A diagram illustrating the various stages of future forecasting, with a timeline extending from the present into a widening cone divided into layers labeled as 'Projected', 'Probable', 'Plausible', and 'Preposterous', indicating different likelihoods of future events based on current knowledge and trends, adapted from Voros (2003).

I came across this post yesterday in which I was interested primarily for the graphic. The author didn’t specifically acknowledge the source, but I found Joseph Voros' blog in which he explains how he came up with what he calls The Futures Cone:

The above descriptions are best considered not as rigidly-separate categories, but rather as nested sets or nested classes of futures, with the progression down through the list moving from the broadest towards more narrow classes, ultimately to a class of one — the ‘projected’. Thus, every future is a potential future, including those we cannot even imagine — these latter are outside the cone, in the ‘dark’ area, as it were. The cone metaphor can be likened to a spotlight or car headlight: bright in the centre and diffusing to darkness at the edge — a nice visual metaphor of the extent of our futures ‘vision’, so to speak. There is a key lesson to the listener when using this metaphor—just because we cannot imagine a future does not mean it cannot happen…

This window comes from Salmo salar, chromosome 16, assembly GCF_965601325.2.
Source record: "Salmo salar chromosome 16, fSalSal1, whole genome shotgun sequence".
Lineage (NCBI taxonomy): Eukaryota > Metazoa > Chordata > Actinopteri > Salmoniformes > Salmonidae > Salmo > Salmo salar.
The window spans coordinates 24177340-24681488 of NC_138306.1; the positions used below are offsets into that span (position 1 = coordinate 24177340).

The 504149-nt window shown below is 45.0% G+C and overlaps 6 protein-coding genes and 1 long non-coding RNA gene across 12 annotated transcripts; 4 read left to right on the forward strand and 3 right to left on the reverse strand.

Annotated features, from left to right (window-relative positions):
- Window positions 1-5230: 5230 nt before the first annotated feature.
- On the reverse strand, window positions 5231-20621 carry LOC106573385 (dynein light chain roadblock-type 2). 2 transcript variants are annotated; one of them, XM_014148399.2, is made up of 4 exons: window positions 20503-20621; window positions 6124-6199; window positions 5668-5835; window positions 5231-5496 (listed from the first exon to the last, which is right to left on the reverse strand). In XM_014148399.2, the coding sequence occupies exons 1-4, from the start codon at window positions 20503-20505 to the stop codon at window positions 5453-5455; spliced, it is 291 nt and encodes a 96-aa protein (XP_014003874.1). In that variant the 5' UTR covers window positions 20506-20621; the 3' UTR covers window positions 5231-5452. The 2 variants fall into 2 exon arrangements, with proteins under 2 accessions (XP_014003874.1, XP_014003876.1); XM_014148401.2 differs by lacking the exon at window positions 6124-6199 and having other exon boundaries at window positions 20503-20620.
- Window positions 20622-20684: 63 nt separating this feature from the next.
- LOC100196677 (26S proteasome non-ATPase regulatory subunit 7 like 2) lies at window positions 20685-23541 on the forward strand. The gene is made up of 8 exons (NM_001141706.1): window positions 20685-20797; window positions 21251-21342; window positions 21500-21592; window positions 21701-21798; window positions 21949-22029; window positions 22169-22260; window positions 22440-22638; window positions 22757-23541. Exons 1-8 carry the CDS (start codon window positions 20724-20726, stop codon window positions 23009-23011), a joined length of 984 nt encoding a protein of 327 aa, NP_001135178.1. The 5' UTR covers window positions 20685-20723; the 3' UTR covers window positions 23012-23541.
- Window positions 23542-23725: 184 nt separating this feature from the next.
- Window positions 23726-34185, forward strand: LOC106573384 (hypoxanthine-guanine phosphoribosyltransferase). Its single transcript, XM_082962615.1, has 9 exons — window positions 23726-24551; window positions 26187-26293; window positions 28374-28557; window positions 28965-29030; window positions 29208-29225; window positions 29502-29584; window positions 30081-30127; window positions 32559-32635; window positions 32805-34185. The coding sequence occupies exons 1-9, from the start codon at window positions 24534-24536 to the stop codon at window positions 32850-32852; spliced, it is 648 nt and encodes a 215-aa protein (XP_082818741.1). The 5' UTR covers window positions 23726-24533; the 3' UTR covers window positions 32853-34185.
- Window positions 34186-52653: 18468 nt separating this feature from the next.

Source: The Voroscope